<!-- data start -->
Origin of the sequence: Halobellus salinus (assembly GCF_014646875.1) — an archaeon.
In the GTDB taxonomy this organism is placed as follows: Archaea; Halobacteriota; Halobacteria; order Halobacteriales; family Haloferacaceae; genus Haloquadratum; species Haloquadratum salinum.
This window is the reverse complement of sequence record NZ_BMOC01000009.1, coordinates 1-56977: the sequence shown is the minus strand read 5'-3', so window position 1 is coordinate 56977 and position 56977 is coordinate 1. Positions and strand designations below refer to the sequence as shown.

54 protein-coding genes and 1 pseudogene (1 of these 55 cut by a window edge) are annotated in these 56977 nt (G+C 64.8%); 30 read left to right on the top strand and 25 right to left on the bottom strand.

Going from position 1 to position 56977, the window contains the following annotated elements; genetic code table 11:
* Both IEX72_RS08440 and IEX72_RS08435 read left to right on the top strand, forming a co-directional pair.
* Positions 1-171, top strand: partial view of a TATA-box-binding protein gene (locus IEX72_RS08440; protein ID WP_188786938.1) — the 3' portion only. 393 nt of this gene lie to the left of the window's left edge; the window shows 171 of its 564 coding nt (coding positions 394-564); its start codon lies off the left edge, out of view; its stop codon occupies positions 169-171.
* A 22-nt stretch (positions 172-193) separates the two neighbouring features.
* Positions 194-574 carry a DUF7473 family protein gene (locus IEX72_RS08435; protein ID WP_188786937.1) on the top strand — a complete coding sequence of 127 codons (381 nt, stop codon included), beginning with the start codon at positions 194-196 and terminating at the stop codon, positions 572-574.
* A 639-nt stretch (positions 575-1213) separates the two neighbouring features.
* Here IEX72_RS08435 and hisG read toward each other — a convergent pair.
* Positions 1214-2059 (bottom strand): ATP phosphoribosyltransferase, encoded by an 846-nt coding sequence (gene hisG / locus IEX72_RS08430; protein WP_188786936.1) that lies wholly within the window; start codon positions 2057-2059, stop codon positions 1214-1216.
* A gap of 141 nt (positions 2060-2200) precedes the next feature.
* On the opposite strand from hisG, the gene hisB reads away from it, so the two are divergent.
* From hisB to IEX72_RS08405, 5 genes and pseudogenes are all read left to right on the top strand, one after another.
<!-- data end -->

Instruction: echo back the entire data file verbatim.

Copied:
Origin of the sequence: Halobellus salinus (assembly GCF_014646875.1) — an archaeon.
In the GTDB taxonomy this organism is placed as follows: Archaea; Halobacteriota; Halobacteria; order Halobacteriales; family Haloferacaceae; genus Haloquadratum; species Haloquadratum salinum.
This window is the reverse complement of sequence record NZ_BMOC01000009.1, coordinates 1-56977: the sequence shown is the minus strand read 5'-3', so window position 1 is coordinate 56977 and position 56977 is coordinate 1. Positions and strand designations below refer to the sequence as shown.

54 protein-coding genes and 1 pseudogene (1 of these 55 cut by a window edge) are annotated in these 56977 nt (G+C 64.8%); 30 read left to right on the top strand and 25 right to left on the bottom strand.

Going from position 1 to position 56977, the window contains the following annotated elements; genetic code table 11:
* Both IEX72_RS08440 and IEX72_RS08435 read left to right on the top strand, forming a co-directional pair.
* Positions 1-171, top strand: partial view of a TATA-box-binding protein gene (locus IEX72_RS08440; protein ID WP_188786938.1) — the 3' portion only. 393 nt of this gene lie to the left of the window's left edge; the window shows 171 of its 564 coding nt (coding positions 394-564); its start codon lies off the left edge, out of view; its stop codon occupies positions 169-171.
* A 22-nt stretch (positions 172-193) separates the two neighbouring features.
* Positions 194-574 carry a DUF7473 family protein gene (locus IEX72_RS08435; protein ID WP_188786937.1) on the top strand — a complete coding sequence of 127 codons (381 nt, stop codon included), beginning with the start codon at positions 194-196 and terminating at the stop codon, positions 572-574.
* A 639-nt stretch (positions 575-1213) separates the two neighbouring features.
* Here IEX72_RS08435 and hisG read toward each other — a convergent pair.
* Positions 1214-2059 (bottom strand): ATP phosphoribosyltransferase, encoded by an 846-nt coding sequence (gene hisG / locus IEX72_RS08430; protein WP_188786936.1) that lies wholly within the window; start codon positions 2057-2059, stop codon positions 1214-1216.
* A gap of 141 nt (positions 2060-2200) precedes the next feature.
* On the opposite strand from hisG, the gene hisB reads away from it, so the two are divergent.
* From hisB to IEX72_RS08405, 5 genes and pseudogenes are all read left to right on the top strand, one after another.